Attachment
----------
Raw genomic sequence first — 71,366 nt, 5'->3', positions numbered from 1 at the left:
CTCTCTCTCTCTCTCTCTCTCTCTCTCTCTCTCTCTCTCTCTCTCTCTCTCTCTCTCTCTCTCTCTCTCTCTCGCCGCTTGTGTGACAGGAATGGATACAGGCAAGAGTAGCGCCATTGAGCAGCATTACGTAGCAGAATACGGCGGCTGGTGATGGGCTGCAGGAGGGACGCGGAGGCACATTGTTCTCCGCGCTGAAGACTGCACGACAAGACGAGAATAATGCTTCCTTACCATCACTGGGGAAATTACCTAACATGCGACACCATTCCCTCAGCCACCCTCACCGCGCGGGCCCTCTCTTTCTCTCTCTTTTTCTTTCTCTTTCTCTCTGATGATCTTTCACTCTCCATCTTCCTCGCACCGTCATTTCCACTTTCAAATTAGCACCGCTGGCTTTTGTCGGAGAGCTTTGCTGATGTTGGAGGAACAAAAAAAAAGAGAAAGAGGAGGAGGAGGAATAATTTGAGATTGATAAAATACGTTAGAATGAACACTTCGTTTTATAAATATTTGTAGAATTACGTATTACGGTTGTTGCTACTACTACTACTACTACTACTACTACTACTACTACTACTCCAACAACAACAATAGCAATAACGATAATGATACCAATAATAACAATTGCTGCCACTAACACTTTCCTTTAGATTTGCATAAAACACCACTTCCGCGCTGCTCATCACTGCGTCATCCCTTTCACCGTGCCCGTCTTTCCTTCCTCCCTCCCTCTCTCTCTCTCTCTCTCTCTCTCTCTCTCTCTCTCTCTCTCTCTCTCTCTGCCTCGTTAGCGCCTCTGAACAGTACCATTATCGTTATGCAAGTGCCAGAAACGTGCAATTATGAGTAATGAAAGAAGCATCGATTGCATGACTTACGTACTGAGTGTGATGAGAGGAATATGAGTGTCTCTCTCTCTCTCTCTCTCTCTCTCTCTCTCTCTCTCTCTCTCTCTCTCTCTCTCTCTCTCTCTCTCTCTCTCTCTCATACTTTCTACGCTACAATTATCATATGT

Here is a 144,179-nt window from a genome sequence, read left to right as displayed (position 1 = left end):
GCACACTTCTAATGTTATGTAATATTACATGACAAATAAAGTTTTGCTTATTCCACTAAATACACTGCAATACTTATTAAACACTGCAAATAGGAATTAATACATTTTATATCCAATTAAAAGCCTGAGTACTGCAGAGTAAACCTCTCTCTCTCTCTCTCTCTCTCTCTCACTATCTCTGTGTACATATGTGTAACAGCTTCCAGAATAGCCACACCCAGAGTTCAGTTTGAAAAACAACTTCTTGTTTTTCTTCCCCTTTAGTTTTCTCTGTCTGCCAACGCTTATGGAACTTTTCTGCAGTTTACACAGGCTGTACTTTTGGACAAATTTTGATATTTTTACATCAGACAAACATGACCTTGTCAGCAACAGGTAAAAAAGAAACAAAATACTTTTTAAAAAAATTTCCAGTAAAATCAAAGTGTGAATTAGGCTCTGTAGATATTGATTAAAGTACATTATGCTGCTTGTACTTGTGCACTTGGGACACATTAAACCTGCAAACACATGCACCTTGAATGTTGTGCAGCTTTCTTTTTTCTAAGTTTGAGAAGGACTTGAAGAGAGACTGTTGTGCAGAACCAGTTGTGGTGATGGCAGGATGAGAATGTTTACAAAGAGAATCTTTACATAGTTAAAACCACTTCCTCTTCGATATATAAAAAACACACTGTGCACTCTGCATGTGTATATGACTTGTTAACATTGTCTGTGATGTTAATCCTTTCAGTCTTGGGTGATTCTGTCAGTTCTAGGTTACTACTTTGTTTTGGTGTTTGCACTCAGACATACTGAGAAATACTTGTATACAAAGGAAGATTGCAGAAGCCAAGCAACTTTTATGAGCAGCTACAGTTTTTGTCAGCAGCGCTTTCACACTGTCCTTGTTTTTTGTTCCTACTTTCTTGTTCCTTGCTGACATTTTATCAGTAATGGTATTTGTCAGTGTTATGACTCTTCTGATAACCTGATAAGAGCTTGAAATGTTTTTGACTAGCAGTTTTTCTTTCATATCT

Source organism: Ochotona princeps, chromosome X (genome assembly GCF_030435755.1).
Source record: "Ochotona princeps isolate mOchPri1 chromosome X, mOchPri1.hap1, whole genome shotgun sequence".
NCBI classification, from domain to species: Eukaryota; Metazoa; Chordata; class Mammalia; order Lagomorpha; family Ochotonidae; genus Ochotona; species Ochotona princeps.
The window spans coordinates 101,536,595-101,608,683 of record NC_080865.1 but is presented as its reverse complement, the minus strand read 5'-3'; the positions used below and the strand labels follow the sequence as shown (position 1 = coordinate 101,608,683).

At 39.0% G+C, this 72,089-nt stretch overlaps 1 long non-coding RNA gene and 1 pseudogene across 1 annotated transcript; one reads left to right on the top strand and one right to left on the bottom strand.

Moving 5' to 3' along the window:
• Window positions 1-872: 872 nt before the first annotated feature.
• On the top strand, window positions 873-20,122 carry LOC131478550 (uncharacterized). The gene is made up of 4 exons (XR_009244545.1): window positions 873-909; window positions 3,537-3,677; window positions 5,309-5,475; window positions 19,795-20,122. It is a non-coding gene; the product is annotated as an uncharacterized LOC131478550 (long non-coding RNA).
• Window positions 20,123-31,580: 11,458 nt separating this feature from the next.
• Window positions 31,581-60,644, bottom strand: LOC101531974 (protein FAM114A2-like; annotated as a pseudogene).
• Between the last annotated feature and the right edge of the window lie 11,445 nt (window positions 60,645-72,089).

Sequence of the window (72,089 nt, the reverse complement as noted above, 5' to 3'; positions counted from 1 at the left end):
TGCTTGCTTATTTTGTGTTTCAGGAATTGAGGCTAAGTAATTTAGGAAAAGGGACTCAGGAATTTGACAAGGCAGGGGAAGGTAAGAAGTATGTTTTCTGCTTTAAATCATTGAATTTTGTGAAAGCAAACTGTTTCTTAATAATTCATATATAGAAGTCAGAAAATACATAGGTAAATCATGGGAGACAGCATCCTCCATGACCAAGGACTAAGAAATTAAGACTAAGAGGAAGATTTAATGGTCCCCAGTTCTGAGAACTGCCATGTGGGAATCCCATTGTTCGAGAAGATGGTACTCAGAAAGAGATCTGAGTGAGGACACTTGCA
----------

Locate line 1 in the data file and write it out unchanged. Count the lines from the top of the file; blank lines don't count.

Raw genomic sequence first — 71,366 nt, 5'->3', positions numbered from 1 at the left: